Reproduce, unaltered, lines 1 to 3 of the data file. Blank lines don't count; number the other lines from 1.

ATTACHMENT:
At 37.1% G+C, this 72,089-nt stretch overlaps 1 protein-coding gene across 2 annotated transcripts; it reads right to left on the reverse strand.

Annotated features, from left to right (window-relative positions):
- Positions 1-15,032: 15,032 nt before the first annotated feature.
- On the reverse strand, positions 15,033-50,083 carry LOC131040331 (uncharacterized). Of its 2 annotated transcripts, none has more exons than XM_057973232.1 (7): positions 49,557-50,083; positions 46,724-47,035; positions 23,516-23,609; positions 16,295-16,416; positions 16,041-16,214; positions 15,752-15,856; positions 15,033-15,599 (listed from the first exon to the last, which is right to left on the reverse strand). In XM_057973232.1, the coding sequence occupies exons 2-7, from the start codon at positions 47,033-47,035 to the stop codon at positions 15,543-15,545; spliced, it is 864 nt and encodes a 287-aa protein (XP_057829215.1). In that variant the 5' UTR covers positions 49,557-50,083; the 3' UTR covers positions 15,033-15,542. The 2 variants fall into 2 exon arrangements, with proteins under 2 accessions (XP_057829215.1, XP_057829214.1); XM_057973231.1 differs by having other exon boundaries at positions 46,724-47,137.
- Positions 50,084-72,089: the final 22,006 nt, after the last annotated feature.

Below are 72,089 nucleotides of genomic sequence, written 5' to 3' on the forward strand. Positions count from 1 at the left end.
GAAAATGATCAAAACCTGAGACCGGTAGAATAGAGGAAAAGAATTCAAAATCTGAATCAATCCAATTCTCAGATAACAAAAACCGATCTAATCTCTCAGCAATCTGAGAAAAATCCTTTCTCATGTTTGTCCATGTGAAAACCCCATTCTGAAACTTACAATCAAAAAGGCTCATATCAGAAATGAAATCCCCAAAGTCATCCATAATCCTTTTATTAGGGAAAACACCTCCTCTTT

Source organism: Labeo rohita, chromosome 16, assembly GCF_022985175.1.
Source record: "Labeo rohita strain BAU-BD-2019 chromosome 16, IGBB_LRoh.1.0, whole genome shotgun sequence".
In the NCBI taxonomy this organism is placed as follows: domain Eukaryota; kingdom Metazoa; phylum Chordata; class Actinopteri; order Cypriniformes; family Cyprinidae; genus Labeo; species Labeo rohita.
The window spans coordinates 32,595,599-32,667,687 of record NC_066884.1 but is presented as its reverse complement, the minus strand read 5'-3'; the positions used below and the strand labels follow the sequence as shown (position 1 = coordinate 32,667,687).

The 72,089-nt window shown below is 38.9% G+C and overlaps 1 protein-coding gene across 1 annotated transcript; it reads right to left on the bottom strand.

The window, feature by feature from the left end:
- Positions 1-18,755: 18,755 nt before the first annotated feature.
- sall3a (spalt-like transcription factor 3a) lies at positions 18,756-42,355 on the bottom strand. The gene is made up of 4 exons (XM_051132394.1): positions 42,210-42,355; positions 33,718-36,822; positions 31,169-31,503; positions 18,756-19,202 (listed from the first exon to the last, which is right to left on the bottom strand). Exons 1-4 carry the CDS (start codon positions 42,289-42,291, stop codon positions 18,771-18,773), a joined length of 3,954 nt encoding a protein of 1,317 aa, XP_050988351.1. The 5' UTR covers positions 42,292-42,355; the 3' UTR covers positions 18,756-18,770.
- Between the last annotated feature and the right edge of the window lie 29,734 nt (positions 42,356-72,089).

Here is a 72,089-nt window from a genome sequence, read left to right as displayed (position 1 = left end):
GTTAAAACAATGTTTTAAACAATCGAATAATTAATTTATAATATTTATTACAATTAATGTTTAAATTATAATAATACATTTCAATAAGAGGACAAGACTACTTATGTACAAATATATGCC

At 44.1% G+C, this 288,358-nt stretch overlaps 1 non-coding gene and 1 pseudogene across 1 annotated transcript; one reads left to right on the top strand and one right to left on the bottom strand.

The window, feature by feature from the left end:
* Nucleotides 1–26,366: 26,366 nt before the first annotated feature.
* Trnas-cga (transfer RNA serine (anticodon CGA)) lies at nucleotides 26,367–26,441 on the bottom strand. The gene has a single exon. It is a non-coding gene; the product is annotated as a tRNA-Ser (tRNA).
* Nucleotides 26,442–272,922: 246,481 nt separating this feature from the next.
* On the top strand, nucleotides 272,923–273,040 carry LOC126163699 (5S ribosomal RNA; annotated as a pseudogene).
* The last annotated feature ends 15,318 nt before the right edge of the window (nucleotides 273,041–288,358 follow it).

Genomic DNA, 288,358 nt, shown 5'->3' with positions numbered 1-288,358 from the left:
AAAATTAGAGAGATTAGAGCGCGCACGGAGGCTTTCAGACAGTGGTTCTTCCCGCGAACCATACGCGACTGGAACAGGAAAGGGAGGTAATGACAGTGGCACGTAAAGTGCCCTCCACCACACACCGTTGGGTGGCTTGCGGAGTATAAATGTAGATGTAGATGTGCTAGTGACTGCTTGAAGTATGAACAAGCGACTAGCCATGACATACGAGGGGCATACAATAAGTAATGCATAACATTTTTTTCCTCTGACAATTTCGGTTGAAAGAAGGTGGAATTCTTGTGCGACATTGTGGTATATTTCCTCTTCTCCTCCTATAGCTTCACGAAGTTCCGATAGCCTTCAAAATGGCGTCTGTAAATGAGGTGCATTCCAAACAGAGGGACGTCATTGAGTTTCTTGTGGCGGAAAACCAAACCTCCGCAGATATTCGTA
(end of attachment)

At 37.1% G+C, this 72,089-nt stretch overlaps 1 protein-coding gene across 2 annotated transcripts; it reads right to left on the reverse strand.

Annotated features, from left to right (window-relative positions):
- Positions 1-15,032: 15,032 nt before the first annotated feature.